Thursday, June 14, 2007

China Hiring: 10 Star Signs

This was a recent post on the China Solved Weblog. It discusses the potential signs which may be visible if your company has hired the correct employees for your business.

In China hiring is job number one. But what about the times when you have gone through the process and have actually found someone you think is a strong fit for your company. How can you be sure that they are the right one?.

What are the signs you did a good job in the hiring process and got yourself a Star, or at least a good employee:

1. Stars hit the ground running and things seem to happen quickly. Look for solutions to problems you have been fretting about for some time, and also for problems you never even thought you had.

2. Fitting in comes easily to Stars. If you find have an instinctive level of comfort in the information you are willing to share with a new recruit, like as not you have done a good job in hiring them.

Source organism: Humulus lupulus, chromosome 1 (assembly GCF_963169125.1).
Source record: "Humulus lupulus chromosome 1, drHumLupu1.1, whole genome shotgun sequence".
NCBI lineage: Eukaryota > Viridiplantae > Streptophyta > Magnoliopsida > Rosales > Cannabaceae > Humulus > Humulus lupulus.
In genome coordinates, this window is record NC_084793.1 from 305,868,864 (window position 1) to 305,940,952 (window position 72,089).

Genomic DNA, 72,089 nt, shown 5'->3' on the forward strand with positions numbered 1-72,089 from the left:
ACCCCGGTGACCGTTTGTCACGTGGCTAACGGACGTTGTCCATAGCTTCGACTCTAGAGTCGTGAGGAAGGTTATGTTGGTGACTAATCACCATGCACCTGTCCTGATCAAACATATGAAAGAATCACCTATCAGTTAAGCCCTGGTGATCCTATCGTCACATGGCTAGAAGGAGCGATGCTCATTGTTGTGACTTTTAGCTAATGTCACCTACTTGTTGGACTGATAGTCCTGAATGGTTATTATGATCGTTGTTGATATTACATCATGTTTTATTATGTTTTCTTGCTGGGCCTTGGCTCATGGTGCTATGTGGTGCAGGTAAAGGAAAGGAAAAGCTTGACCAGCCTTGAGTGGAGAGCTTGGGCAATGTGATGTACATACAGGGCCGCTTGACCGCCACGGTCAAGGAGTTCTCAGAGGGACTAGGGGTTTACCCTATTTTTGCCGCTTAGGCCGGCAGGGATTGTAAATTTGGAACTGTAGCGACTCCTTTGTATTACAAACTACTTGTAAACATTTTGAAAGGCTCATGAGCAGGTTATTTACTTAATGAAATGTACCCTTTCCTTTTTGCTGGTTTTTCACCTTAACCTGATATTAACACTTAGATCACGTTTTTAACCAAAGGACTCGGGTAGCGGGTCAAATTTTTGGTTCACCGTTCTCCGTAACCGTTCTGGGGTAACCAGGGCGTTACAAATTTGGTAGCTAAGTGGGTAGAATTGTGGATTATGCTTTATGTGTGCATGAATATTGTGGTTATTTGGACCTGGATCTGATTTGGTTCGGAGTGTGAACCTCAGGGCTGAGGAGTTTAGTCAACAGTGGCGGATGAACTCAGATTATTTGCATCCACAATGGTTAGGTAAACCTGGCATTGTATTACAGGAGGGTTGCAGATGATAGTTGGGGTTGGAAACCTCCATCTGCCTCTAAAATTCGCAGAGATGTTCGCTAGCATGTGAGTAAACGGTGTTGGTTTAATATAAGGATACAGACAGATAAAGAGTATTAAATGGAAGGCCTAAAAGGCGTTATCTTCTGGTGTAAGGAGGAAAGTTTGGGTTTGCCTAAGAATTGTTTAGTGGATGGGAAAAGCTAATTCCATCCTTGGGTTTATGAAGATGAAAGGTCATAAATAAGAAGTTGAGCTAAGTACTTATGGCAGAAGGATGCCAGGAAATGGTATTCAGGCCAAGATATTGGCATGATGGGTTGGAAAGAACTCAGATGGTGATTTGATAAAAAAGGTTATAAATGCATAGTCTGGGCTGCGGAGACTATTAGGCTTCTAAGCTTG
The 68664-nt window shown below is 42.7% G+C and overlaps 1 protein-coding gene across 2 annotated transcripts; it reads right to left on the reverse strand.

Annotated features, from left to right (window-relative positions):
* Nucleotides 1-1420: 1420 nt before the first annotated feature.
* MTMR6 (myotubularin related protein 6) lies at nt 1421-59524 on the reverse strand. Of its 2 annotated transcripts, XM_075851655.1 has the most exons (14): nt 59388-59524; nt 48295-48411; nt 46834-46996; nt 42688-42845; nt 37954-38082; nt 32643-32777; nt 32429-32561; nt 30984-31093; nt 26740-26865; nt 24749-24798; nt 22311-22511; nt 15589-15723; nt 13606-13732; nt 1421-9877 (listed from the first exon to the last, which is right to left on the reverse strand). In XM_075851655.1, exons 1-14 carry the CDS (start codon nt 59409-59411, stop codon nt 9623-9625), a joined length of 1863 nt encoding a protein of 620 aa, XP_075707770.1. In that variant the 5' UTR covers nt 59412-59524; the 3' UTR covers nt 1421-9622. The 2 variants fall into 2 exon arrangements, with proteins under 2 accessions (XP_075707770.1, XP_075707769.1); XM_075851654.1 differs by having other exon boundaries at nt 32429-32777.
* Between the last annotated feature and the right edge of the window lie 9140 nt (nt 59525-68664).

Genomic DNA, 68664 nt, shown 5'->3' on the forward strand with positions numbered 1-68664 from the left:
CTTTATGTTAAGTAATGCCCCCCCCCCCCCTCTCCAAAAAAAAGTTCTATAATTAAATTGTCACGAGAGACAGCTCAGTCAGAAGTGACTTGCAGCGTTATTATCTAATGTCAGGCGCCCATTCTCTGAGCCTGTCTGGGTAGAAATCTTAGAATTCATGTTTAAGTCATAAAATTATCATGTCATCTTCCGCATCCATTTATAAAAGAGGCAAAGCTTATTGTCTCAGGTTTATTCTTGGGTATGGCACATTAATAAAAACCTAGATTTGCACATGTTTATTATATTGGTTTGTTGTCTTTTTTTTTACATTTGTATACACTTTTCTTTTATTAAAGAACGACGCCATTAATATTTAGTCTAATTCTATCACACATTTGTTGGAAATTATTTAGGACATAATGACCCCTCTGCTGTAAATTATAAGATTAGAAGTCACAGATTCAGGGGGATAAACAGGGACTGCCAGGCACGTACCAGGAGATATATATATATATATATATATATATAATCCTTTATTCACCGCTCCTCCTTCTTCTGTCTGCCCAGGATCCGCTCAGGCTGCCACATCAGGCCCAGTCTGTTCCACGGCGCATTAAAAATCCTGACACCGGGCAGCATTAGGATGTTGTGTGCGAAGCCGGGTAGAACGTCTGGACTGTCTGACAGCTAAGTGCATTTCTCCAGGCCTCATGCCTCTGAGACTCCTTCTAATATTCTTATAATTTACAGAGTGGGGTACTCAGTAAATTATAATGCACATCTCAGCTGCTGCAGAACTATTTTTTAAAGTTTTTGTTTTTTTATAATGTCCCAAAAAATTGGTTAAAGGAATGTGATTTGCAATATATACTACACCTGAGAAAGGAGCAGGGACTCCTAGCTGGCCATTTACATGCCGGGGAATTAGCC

3. Good staff have sufficient understanding of themselves to get over the cultural constraint on having opinions in China. They also know how to express these opinions without alienating everyone on the time. Look for the new staff member speaking up at meetings.

4. Consistency is key. If the candidate at interview says he plays tennis and you see him heading out the door to play tennis you have a greater chance that the stars were not in your eyes when you interviewed him.

5. The candidate had an interesting personality at interview and they still have. And it doesn’t grate on your nerves.

6. You are not having to continue selling them the role after they have joined. This is the case with many candidates in China who take jobs on the basis that there is a 3-month probation period, during which time they can decide if they want to stay, or not. Call them the Unstable Dwarf Stars. True Stars know themselves well and see the fit that the new role has with their career.

7. You just learned a new thing. Even after many years in the business.

8. At interview you identified the new employee’s motivation as a general dissatisfaction with the status quo in his previous company. On the job you can see that he wants to work in a new way.

9. At the very least you have the sense that there is no need to pass judgement on the new employee yet. There are no signs that there is a specific problem. This may be the case if you are busy, and everyone in China is busy.

10. They haven’t complained yet, and there is no hint of a soon-to-be request for a higher salary.

To view the entire article at its original location click on the title of this post.

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